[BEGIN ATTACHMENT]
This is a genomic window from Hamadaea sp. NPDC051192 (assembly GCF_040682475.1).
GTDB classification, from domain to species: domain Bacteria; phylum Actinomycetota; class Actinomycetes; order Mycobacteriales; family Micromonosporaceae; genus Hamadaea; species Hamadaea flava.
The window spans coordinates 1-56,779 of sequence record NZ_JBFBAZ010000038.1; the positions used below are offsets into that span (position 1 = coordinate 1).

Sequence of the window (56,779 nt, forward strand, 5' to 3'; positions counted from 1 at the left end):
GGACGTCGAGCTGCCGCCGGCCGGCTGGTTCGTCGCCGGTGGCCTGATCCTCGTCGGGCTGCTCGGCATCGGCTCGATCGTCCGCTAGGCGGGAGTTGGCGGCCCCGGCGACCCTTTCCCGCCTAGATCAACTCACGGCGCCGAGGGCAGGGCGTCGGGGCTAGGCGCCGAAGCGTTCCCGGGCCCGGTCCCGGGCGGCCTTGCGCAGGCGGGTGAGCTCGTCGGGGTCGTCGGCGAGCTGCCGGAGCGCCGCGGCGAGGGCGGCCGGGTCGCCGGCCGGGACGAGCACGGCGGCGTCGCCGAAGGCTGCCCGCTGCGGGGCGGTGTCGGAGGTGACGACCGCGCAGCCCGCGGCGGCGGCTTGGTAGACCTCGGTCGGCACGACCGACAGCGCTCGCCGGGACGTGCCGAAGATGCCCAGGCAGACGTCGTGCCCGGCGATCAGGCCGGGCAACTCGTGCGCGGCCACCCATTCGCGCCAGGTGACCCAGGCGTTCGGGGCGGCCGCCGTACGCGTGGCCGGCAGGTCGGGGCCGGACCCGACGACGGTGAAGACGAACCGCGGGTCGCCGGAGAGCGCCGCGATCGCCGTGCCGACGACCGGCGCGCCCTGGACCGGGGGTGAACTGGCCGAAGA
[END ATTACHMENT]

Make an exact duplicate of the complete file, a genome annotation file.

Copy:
This is a genomic window from Hamadaea sp. NPDC051192 (assembly GCF_040682475.1).
GTDB classification, from domain to species: domain Bacteria; phylum Actinomycetota; class Actinomycetes; order Mycobacteriales; family Micromonosporaceae; genus Hamadaea; species Hamadaea flava.
The window spans coordinates 1-56,779 of sequence record NZ_JBFBAZ010000038.1; the positions used below are offsets into that span (position 1 = coordinate 1).

Sequence of the window (56,779 nt, forward strand, 5' to 3'; positions counted from 1 at the left end):
GGACGTCGAGCTGCCGCCGGCCGGCTGGTTCGTCGCCGGTGGCCTGATCCTCGTCGGGCTGCTCGGCATCGGCTCGATCGTCCGCTAGGCGGGAGTTGGCGGCCCCGGCGACCCTTTCCCGCCTAGATCAACTCACGGCGCCGAGGGCAGGGCGTCGGGGCTAGGCGCCGAAGCGTTCCCGGGCCCGGTCCCGGGCGGCCTTGCGCAGGCGGGTGAGCTCGTCGGGGTCGTCGGCGAGCTGCCGGAGCGCCGCGGCGAGGGCGGCCGGGTCGCCGGCCGGGACGAGCACGGCGGCGTCGCCGAAGGCTGCCCGCTGCGGGGCGGTGTCGGAGGTGACGACCGCGCAGCCCGCGGCGGCGGCTTGGTAGACCTCGGTCGGCACGACCGACAGCGCTCGCCGGGACGTGCCGAAGATGCCCAGGCAGACGTCGTGCCCGGCGATCAGGCCGGGCAACTCGTGCGCGGCCACCCATTCGCGCCAGGTGACCCAGGCGTTCGGGGCGGCCGCCGTACGCGTGGCCGGCAGGTCGGGGCCGGACCCGACGACGGTGAAGACGAACCGCGGGTCGCCGGAGAGCGCCGCGATCGCCGTGCCGACGACCGGCGCGCCCTGGACCGGGGGTGAACTGGCCGAAGA